This study provides important mechanistic insights into the understanding of influenza viral pathogenesis and the multi-faceted host immune responses elicited by H5N1 virus infection and suggests potential candidates as therapeutic targets for treating influenza disease.

Learn more.

06 Jun 2018

Joao Pombo and Sumana Sanyal published a review on Perturbation of Intracellular Cholesterol and Fatty Acid Homeostasis During Flavivirus Infections

Joao Palma Pombo, HKU-Pasteur, and Prof Sumana Sanyal, team leader at HKU-Pasteur, published a review on Perturbation of Intracellular Cholesterol and Fatty Acid Homeostasis During Flavivirus Infections in Frontiers in Immunology. 

This review summarises the recent advances that have been made to understand how lipid metabolism in human cells is altered upon infection by viruses from the Flaviviridae family. This family includes dangerous pathogens such as Dengue virus, Zika virus, Hepatitis C virus, and West Nile virus, which share similar steps of a life cycle that heavily relies on the cellular secretory pathway and production of intracellular membranes.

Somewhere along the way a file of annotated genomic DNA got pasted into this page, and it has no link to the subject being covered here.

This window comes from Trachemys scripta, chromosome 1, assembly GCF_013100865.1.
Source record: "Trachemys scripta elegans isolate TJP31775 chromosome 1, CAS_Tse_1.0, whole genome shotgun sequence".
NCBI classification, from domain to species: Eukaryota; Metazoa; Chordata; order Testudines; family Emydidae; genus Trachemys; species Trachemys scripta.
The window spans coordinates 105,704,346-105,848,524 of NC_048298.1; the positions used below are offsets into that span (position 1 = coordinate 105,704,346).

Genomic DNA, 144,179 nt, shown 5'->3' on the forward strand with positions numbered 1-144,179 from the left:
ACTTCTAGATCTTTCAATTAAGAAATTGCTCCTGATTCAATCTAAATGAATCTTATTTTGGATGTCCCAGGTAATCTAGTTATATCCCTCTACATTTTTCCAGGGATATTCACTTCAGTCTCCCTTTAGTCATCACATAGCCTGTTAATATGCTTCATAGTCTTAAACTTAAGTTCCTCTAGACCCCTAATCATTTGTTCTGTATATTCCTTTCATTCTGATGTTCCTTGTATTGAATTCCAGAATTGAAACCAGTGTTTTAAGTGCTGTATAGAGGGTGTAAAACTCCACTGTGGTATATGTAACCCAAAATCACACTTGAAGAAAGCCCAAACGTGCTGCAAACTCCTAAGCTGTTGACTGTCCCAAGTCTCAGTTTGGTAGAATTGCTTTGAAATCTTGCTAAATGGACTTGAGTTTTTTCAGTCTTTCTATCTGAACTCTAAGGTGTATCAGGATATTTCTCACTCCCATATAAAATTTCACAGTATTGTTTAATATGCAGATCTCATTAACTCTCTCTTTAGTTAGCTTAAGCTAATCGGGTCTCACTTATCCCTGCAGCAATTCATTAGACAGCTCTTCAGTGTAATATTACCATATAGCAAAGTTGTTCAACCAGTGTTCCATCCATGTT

These metabolic changes can be caused by the viruses themselves, as a survival strategy, given that enhanced cholesterol or fatty acid production generates a greater pool of energy resources and building blocks for enhanced membrane production, both of which support the viral life cycle. However, metabolic alterations can also be induced by the host cell itself in response to infection, since specific alterations in lipid metabolism can trigger an innate immune response against viruses.

The review is available online.